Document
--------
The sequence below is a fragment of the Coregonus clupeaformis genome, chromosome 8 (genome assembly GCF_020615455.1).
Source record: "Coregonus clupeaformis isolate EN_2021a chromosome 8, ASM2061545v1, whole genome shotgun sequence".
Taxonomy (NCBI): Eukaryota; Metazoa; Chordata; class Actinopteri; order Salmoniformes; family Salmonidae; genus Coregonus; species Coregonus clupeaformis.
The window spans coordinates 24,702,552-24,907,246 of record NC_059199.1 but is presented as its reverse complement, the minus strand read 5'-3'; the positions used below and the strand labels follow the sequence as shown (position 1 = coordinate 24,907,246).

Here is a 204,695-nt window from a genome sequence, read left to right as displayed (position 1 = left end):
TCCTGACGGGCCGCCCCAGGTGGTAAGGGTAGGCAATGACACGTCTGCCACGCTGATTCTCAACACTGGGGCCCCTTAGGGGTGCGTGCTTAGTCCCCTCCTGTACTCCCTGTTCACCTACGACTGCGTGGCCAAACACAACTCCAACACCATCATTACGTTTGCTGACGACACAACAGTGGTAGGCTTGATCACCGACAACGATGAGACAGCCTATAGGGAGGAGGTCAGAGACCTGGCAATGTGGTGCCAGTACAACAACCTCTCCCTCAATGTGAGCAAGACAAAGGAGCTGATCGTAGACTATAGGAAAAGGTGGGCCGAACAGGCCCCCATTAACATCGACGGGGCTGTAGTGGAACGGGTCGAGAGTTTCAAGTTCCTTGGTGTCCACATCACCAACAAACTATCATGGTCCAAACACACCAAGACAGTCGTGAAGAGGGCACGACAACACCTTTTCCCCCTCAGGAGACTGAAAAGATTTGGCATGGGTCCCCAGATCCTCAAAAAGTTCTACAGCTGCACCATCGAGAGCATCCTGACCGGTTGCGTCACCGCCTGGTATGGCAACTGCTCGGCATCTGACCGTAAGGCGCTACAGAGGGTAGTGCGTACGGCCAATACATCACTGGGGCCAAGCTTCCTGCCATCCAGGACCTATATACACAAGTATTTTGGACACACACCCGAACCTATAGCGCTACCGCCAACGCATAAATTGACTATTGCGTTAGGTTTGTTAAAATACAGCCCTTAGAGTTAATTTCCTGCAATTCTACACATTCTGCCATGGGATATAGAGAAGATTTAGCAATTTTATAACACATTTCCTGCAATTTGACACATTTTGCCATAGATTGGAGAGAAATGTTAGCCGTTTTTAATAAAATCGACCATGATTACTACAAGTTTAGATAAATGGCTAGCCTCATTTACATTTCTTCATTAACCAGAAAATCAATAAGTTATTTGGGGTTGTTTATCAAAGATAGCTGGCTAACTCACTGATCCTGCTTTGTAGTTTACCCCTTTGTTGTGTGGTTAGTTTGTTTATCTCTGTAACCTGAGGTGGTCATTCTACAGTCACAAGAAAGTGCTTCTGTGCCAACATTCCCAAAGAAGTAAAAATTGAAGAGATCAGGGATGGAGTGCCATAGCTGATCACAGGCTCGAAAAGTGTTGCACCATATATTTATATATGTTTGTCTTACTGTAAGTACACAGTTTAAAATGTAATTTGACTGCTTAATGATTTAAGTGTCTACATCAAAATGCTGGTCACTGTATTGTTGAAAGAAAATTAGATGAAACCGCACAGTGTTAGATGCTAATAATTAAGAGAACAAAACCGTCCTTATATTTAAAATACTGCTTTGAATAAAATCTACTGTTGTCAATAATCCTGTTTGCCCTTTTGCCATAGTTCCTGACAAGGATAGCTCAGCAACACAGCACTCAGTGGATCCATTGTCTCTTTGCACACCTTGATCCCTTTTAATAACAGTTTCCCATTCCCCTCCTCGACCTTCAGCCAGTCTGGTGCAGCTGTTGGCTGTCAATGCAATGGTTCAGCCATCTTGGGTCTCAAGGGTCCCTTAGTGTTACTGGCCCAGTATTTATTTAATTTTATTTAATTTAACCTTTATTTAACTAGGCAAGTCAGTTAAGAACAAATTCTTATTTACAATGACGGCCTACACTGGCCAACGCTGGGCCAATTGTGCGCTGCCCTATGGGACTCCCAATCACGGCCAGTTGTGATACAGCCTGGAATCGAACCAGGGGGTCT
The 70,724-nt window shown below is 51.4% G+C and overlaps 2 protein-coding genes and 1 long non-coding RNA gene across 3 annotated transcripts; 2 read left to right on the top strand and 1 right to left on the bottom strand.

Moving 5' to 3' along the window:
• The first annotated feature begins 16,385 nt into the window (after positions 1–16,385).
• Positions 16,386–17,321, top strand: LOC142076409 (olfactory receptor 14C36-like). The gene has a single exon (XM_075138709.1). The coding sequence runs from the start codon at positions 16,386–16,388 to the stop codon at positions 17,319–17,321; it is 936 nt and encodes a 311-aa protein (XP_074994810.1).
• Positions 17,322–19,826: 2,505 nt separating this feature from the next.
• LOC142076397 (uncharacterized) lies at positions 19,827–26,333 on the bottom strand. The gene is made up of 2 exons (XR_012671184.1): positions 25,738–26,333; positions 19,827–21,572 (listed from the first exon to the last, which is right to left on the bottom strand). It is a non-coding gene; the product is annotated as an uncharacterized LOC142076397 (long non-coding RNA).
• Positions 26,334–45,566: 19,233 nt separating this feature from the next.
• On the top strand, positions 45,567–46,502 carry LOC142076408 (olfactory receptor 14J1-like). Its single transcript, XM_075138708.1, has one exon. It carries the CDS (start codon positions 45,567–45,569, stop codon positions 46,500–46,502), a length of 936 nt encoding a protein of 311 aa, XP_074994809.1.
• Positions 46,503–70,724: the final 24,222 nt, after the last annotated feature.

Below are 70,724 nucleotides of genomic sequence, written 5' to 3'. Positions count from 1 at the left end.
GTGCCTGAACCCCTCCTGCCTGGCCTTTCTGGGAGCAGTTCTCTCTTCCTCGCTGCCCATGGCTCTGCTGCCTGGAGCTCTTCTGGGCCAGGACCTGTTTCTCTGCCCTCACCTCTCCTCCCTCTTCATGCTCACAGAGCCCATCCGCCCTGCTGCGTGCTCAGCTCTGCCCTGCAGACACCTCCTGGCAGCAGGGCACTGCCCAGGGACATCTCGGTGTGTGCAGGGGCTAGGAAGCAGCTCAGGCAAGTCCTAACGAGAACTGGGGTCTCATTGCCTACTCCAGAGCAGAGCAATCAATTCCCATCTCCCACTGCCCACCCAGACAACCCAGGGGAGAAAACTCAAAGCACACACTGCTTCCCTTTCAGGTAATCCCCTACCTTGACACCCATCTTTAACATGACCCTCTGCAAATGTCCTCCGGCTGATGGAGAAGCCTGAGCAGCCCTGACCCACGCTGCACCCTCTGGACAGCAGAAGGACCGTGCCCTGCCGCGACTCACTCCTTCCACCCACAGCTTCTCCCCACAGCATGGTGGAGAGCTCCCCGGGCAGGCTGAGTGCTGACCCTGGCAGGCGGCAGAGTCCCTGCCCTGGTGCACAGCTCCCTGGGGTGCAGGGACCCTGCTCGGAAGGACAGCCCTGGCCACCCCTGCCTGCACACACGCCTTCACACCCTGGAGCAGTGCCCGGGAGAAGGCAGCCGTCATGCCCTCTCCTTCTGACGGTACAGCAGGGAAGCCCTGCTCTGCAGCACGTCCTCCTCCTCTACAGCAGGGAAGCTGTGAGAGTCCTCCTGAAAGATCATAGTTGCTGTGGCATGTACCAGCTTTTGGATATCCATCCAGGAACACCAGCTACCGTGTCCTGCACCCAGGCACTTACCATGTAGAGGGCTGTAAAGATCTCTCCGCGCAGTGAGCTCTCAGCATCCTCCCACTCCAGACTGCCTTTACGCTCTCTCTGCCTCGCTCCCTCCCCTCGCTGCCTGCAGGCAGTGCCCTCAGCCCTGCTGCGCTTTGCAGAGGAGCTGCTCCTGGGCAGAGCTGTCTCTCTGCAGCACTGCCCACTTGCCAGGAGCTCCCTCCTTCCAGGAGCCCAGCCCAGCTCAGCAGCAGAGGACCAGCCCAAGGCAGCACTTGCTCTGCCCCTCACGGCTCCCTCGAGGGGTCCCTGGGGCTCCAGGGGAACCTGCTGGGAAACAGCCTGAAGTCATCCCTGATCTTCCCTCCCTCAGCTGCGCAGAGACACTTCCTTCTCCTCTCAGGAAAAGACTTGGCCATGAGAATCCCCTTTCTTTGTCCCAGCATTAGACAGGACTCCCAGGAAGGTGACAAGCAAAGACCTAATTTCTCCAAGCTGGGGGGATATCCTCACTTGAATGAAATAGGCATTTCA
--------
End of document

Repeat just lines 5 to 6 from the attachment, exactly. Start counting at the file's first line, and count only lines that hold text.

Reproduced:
Here is a 204,695-nt window from a genome sequence, read left to right as displayed (position 1 = left end):
TCCTGACGGGCCGCCCCAGGTGGTAAGGGTAGGCAATGACACGTCTGCCACGCTGATTCTCAACACTGGGGCCCCTTAGGGGTGCGTGCTTAGTCCCCTCCTGTACTCCCTGTTCACCTACGACTGCGTGGCCAAACACAACTCCAACACCATCATTACGTTTGCTGACGACACAACAGTGGTAGGCTTGATCACCGACAACGATGAGACAGCCTATAGGGAGGAGGTCAGAGACCTGGCAATGTGGTGCCAGTACAACAACCTCTCCCTCAATGTGAGCAAGACAAAGGAGCTGATCGTAGACTATAGGAAAAGGTGGGCCGAACAGGCCCCCATTAACATCGACGGGGCTGTAGTGGAACGGGTCGAGAGTTTCAAGTTCCTTGGTGTCCACATCACCAACAAACTATCATGGTCCAAACACACCAAGACAGTCGTGAAGAGGGCACGACAACACCTTTTCCCCCTCAGGAGACTGAAAAGATTTGGCATGGGTCCCCAGATCCTCAAAAAGTTCTACAGCTGCACCATCGAGAGCATCCTGACCGGTTGCGTCACCGCCTGGTATGGCAACTGCTCGGCATCTGACCGTAAGGCGCTACAGAGGGTAGTGCGTACGGCCAATACATCACTGGGGCCAAGCTTCCTGCCATCCAGGACCTATATACACAAGTATTTTGGACACACACCCGAACCTATAGCGCTACCGCCAACGCATAAATTGACTATTGCGTTAGGTTTGTTAAAATACAGCCCTTAGAGTTAATTTCCTGCAATTCTACACATTCTGCCATGGGATATAGAGAAGATTTAGCAATTTTATAACACATTTCCTGCAATTTGACACATTTTGCCATAGATTGGAGAGAAATGTTAGCCGTTTTTAATAAAATCGACCATGATTACTACAAGTTTAGATAAATGGCTAGCCTCATTTACATTTCTTCATTAACCAGAAAATCAATAAGTTATTTGGGGTTGTTTATCAAAGATAGCTGGCTAACTCACTGATCCTGCTTTGTAGTTTACCCCTTTGTTGTGTGGTTAGTTTGTTTATCTCTGTAACCTGAGGTGGTCATTCTACAGTCACAAGAAAGTGCTTCTGTGCCAACATTCCCAAAGAAGTAAAAATTGAAGAGATCAGGGATGGAGTGCCATAGCTGATCACAGGCTCGAAAAGTGTTGCACCATATATTTATATATGTTTGTCTTACTGTAAGTACACAGTTTAAAATGTAATTTGACTGCTTAATGATTTAAGTGTCTACATCAAAATGCTGGTCACTGTATTGTTGAAAGAAAATTAGATGAAACCGCACAGTGTTAGATGCTAATAATTAAGAGAACAAAACCGTCCTTATATTTAAAATACTGCTTTGAATAAAATCTACTGTTGTCAATAATCCTGTTTGCCCTTTTGCCATAGTTCCTGACAAGGATAGCTCAGCAACACAGCACTCAGTGGATCCATTGTCTCTTTGCACACCTTGATCCCTTTTAATAACAGTTTCCCATTCCCCTCCTCGACCTTCAGCCAGTCTGGTGCAGCTGTTGGCTGTCAATGCAATGGTTCAGCCATCTTGGGTCTCAAGGGTCCCTTAGTGTTACTGGCCCAGTATTTATTTAATTTTATTTAATTTAACCTTTATTTAACTAGGCAAGTCAGTTAAGAACAAATTCTTATTTACAATGACGGCCTACACTGGCCAACGCTGGGCCAATTGTGCGCTGCCCTATGGGACTCCCAATCACGGCCAGTTGTGATACAGCCTGGAATCGAACCAGGGGGTCT